- Roll 1/4 cup of the beef mixture into each chard leaf. Tuck edges into each roll as you go.
- Place rolls in a baking dish lined with tomato sauce. Top with more tomato sauce.
- Bake for 30-40 minutes in a 350 degree F oven. Enjoy!
Update on Toxins in Compost
Response by NOFA/Mass on safety of compost and the need to buy from only certified organic composters – https://www.bostonglobe.com/
In case anyone wonders, we buy potting soil only on our farm (no compost), but this is from Ideal Compost Company, which is approved for use by Baystate Organic Certifiers.
More from MHOF
Young Layers for Sale
We have only 5 left of extra laying birds that have been brooded and acclimated to the outside world. They are 11 weeks old and in top physical condition having been fed on organic grain and lots of comfrey from birth. They are $25 each. Please contact me to make your purchase. [email protected] or 978-257-1192.
Working Shareholders Always Welcome
The weeding is easier now and we are doing more mulching and long-term management of crops as we work our way through the picking list for the CSA each M, W, F. If you are more interested in what we do on the off days of the CSA, you are welcome to come on a Tuesday or Thursday. Breakfast at 7, or join us at 8, for four hours and then lunch.
This was a week of weed, weed, weed, and mulch, mulch, mulch. Our early crop of broccoli is now weeded and almost all mulched – to be concluded on Monday. These plants have been a bit under stress, but we are hoping we can save this crop. We also finished weeding what we call the far west, and mulched our way down the hill.
Here are some nice pictures.
Generally, the whole neighborhood in the west field is as beautiful and bounteous as it has ever been. We have some parsley, leeks, celeriac and a few peppers to weed and mulch for this field to be completely in a place of full capacity.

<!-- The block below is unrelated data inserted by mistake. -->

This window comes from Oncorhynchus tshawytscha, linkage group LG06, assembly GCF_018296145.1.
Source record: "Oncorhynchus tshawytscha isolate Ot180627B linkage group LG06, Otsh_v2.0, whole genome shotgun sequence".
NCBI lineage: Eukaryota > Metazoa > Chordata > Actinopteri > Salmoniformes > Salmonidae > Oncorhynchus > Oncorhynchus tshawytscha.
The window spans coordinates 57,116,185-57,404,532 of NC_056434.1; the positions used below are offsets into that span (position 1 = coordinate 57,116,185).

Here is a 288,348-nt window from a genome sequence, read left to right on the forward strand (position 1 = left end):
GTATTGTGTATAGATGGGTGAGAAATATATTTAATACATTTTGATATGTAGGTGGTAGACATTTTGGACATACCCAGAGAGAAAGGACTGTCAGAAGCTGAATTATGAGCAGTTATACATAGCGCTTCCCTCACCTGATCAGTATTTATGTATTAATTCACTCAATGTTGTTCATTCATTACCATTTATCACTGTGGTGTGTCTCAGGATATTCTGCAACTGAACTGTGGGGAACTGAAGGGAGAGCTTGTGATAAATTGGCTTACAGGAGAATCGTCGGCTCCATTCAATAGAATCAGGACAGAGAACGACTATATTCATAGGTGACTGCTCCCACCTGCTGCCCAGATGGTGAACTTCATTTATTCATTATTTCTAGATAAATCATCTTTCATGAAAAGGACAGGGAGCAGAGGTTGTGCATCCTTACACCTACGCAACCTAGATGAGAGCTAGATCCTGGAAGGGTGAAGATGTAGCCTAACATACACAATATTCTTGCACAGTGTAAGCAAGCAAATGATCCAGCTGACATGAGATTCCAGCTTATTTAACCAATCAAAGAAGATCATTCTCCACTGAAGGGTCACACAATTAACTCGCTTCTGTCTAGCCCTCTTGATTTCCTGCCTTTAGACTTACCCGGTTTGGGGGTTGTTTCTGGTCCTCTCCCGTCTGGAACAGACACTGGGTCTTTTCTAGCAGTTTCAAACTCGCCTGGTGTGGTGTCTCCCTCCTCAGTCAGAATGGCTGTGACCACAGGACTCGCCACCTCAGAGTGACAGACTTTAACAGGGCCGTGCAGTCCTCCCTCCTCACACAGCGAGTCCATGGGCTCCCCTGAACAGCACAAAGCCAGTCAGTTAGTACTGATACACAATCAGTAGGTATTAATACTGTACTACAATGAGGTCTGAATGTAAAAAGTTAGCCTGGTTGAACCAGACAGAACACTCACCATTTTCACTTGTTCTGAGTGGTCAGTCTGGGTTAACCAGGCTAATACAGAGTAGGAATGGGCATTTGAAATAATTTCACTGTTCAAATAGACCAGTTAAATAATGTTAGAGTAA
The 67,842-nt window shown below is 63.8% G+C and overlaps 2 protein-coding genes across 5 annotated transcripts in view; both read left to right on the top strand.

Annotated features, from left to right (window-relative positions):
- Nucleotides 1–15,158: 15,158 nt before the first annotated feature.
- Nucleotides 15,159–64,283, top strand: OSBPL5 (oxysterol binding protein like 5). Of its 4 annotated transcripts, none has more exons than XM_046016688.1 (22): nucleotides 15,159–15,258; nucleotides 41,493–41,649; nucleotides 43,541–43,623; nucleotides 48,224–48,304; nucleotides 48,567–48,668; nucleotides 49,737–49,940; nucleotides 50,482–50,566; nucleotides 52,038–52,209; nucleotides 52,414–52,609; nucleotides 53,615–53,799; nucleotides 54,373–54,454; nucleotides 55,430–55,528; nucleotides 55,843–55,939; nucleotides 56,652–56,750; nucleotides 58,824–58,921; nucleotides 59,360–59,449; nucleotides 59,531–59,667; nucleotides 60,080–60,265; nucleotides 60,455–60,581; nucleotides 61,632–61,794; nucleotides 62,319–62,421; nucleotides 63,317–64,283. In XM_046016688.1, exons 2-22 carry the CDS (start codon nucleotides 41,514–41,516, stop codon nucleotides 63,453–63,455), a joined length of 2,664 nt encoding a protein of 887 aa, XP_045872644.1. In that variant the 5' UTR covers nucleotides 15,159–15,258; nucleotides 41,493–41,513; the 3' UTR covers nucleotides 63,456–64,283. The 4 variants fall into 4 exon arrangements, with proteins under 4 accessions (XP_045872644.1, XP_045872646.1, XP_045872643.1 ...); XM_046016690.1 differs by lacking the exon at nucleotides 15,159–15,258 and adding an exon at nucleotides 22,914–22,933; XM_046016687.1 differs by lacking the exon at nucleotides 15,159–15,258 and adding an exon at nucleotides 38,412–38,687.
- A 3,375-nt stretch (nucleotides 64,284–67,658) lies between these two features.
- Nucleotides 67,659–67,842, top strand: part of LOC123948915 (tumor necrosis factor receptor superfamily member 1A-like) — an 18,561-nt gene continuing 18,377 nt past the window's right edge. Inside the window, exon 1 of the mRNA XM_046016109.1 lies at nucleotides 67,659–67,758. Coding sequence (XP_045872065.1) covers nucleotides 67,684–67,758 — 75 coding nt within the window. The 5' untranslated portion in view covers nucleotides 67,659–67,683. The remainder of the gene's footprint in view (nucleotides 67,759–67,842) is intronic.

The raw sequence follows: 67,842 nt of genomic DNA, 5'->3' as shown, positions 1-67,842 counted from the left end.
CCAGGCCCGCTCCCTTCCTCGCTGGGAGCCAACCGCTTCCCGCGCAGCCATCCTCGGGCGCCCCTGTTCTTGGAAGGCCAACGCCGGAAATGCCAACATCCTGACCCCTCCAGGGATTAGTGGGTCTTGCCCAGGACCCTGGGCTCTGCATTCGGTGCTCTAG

In the south field weeding and mulching of tulsi and husk cherries, and weeding and multi-species cover cropping of corn remains to be accomplished this week. Squashes are performing at best levels ever and cukes looking good too (often a challenge for us). The onion harvest will be thin.
We harvested garlic out of the garden this week, with the upper beds doing quite well and the lower one succumbing to rot. Over the next while there will be garlic in the shares. The potatoes in the garden seem to have out-maneuvered the Colorado potato bugs and are still growing, some of them luxuriantly, some doing well enough. 20-20 hindsight suggests that we should have gotten them weeded, hilled and mulched about 2 weeks earlier than we were able to accomplish it.
The north field is now all well managed with better than ever tomatoes and beans that look like they may not succumb to the Mexican bean beetle until after a good harvest (more beans are planted in far west). And our kale, collard, broccoli suite in the back of the north (behind the orange house) is now fully weeded and soon mulched. This is a new accomplishment for this area of the farm. If nothing else this year, we are attempting to break the hold that some weeds have had on us (most notably bindweed, but also pig weed and galinsoga), making farming next year all that much easier.
Friday afternoon we efficiently tarped four different areas of the farm where crops had gone out. We now know to get tarps on immediately, and how many sand bags to use to keep them down in windy times. Replanting then becomes almost simple.
Cooler temps next week. I can take it!